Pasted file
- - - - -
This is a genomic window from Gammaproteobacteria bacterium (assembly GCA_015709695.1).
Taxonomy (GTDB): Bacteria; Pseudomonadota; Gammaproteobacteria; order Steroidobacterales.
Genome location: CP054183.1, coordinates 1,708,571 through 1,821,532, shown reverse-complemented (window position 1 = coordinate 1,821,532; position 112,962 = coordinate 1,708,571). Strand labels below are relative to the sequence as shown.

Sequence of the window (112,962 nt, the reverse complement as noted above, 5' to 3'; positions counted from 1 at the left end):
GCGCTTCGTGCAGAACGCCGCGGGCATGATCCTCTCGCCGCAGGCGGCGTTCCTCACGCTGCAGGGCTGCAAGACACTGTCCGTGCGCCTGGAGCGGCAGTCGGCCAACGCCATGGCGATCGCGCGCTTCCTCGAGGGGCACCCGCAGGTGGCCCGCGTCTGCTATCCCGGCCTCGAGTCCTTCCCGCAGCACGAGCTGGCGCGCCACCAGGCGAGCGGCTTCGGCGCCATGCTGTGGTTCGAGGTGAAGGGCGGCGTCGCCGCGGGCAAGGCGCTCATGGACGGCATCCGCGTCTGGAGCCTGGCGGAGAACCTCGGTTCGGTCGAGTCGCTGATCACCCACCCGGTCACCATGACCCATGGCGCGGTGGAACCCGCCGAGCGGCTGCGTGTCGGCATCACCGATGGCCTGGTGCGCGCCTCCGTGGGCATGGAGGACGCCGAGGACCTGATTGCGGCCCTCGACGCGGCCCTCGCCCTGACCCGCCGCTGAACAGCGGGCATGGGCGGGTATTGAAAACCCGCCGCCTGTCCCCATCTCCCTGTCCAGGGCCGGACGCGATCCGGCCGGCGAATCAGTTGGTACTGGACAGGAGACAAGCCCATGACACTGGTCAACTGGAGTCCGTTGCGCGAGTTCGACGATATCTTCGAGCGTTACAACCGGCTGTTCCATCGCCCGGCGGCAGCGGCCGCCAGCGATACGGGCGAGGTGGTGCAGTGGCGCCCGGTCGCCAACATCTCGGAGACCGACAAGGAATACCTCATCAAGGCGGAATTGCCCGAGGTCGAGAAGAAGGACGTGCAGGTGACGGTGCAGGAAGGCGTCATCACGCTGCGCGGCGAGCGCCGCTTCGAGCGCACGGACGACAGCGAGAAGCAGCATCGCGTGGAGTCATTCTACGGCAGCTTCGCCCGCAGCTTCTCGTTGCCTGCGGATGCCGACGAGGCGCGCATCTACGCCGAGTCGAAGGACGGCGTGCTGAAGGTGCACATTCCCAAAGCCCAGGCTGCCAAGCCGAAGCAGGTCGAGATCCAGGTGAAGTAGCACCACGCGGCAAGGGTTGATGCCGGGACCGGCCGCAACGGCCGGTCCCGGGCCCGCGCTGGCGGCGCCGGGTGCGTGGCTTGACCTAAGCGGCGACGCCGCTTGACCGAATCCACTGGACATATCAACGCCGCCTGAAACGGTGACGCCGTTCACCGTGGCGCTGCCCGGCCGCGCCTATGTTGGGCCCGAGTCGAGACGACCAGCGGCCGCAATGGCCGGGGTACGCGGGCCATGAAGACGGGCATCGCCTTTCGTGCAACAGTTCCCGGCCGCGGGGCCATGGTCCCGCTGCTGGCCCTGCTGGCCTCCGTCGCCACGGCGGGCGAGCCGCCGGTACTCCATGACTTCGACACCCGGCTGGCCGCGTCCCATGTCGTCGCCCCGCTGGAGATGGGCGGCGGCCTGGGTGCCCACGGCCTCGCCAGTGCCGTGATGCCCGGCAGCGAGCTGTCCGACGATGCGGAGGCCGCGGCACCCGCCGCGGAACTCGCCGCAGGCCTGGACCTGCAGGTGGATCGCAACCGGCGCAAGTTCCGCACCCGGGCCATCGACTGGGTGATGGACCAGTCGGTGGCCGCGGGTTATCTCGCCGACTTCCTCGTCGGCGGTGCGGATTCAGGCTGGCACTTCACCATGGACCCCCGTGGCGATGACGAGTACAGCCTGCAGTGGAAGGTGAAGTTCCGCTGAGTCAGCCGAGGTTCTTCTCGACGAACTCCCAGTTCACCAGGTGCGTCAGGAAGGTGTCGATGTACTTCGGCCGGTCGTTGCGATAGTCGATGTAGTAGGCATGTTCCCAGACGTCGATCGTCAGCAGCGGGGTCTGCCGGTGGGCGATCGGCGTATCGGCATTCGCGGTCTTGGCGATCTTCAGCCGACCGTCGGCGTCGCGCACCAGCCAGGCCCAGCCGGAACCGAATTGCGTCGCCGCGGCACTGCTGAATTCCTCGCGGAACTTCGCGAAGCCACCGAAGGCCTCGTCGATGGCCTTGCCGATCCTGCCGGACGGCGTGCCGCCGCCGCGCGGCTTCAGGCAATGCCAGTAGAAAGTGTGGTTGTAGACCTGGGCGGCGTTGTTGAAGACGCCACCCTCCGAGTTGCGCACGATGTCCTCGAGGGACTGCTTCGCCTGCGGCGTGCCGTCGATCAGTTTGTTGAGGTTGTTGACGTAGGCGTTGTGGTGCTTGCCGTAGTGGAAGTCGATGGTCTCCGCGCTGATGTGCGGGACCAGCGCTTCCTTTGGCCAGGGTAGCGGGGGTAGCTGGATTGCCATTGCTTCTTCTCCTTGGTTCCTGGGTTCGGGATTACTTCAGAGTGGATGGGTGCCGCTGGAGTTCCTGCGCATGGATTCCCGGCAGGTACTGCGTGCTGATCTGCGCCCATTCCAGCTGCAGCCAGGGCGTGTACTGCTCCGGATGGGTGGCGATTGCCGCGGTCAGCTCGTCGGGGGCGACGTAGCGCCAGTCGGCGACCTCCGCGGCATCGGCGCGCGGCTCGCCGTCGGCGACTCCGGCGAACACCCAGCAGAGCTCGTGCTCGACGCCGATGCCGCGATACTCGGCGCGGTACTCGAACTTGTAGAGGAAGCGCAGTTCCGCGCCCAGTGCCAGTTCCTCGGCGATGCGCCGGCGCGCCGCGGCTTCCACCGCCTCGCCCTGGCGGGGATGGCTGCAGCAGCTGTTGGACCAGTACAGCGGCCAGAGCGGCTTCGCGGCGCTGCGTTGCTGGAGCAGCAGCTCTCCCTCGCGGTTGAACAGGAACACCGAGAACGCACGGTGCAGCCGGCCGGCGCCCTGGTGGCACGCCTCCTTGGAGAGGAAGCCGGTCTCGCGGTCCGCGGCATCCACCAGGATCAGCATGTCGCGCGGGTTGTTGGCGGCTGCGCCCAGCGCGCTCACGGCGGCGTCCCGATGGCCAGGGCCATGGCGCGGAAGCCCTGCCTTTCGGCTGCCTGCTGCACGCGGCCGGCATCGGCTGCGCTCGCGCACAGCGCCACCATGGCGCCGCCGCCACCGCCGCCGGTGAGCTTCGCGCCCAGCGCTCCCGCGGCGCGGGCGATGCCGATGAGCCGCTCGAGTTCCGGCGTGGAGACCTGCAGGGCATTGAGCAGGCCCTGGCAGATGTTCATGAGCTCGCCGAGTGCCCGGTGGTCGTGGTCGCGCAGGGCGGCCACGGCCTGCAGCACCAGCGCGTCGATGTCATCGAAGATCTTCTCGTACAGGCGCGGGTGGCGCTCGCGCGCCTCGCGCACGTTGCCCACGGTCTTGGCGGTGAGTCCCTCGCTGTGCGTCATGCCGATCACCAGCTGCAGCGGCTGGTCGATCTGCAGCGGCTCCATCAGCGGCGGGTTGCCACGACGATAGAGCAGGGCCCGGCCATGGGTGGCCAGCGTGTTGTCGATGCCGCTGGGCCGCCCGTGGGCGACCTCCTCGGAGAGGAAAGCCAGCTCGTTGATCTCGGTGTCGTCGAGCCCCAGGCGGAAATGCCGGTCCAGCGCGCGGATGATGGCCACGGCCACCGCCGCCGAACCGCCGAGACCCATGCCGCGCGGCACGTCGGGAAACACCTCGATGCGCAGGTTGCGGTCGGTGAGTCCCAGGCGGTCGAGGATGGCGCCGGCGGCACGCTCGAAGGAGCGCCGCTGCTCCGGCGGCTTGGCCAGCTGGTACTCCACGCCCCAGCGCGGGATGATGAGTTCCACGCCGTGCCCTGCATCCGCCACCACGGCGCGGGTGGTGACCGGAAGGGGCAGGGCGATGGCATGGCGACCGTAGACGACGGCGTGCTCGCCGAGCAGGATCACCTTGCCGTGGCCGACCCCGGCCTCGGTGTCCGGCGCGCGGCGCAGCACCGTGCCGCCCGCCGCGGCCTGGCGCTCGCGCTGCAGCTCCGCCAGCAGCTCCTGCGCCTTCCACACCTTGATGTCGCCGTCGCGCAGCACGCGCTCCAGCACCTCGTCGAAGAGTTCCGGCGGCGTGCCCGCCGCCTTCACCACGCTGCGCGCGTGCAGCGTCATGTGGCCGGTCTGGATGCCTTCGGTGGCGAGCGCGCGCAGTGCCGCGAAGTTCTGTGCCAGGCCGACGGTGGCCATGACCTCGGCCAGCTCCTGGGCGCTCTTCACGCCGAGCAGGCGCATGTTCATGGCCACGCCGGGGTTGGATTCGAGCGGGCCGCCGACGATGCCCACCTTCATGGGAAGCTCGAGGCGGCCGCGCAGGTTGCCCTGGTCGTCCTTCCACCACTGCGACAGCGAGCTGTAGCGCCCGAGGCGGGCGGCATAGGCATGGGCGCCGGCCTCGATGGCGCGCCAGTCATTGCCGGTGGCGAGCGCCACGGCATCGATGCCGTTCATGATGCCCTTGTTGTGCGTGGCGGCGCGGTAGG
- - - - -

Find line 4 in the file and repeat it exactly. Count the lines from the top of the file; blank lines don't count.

Sequence of the window (112,962 nt, the reverse complement as noted above, 5' to 3'; positions counted from 1 at the left end):